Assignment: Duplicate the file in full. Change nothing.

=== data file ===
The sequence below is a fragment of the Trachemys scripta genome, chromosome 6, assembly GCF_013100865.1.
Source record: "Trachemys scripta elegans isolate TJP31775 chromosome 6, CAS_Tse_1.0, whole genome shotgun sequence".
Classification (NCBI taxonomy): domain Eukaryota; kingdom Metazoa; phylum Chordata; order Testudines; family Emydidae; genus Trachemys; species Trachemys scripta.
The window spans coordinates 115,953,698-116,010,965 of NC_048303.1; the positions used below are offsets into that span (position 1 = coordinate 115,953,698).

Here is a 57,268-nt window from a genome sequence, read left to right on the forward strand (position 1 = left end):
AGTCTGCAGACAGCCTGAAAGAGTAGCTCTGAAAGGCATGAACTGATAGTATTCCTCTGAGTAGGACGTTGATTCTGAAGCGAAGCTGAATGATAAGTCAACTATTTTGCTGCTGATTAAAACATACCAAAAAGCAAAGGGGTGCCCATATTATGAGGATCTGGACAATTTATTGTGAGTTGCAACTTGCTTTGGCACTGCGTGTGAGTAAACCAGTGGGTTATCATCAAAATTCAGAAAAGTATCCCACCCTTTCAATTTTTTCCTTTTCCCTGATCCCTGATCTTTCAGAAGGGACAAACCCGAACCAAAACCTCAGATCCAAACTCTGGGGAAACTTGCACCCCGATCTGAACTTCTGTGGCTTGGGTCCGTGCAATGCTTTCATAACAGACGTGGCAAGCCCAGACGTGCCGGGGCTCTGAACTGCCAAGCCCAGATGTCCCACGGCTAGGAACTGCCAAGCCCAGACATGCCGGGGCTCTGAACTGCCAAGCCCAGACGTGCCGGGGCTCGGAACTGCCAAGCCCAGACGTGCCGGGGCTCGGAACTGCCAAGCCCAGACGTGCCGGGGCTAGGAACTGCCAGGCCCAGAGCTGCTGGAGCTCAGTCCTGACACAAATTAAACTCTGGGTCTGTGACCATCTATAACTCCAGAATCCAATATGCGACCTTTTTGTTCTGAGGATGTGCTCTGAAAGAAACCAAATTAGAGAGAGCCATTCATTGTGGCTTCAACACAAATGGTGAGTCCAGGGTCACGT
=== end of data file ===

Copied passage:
The sequence below is a fragment of the Trachemys scripta genome, chromosome 6, assembly GCF_013100865.1.
Source record: "Trachemys scripta elegans isolate TJP31775 chromosome 6, CAS_Tse_1.0, whole genome shotgun sequence".
Classification (NCBI taxonomy): domain Eukaryota; kingdom Metazoa; phylum Chordata; order Testudines; family Emydidae; genus Trachemys; species Trachemys scripta.
The window spans coordinates 115,953,698-116,010,965 of NC_048303.1; the positions used below are offsets into that span (position 1 = coordinate 115,953,698).

Here is a 57,268-nt window from a genome sequence, read left to right on the forward strand (position 1 = left end):
AGTCTGCAGACAGCCTGAAAGAGTAGCTCTGAAAGGCATGAACTGATAGTATTCCTCTGAGTAGGACGTTGATTCTGAAGCGAAGCTGAATGATAAGTCAACTATTTTGCTGCTGATTAAAACATACCAAAAAGCAAAGGGGTGCCCATATTATGAGGATCTGGACAATTTATTGTGAGTTGCAACTTGCTTTGGCACTGCGTGTGAGTAAACCAGTGGGTTATCATCAAAATTCAGAAAAGTATCCCACCCTTTCAATTTTTTCCTTTTCCCTGATCCCTGATCTTTCAGAAGGGACAAACCCGAACCAAAACCTCAGATCCAAACTCTGGGGAAACTTGCACCCCGATCTGAACTTCTGTGGCTTGGGTCCGTGCAATGCTTTCATAACAGACGTGGCAAGCCCAGACGTGCCGGGGCTCTGAACTGCCAAGCCCAGATGTCCCACGGCTAGGAACTGCCAAGCCCAGACATGCCGGGGCTCTGAACTGCCAAGCCCAGACGTGCCGGGGCTCGGAACTGCCAAGCCCAGACGTGCCGGGGCTCGGAACTGCCAAGCCCAGACGTGCCGGGGCTAGGAACTGCCAGGCCCAGAGCTGCTGGAGCTCAGTCCTGACACAAATTAAACTCTGGGTCTGTGACCATCTATAACTCCAGAATCCAATATGCGACCTTTTTGTTCTGAGGATGTGCTCTGAAAGAAACCAAATTAGAGAGAGCCATTCATTGTGGCTTCAACACAAATGGTGAGTCCAGGGTCACGT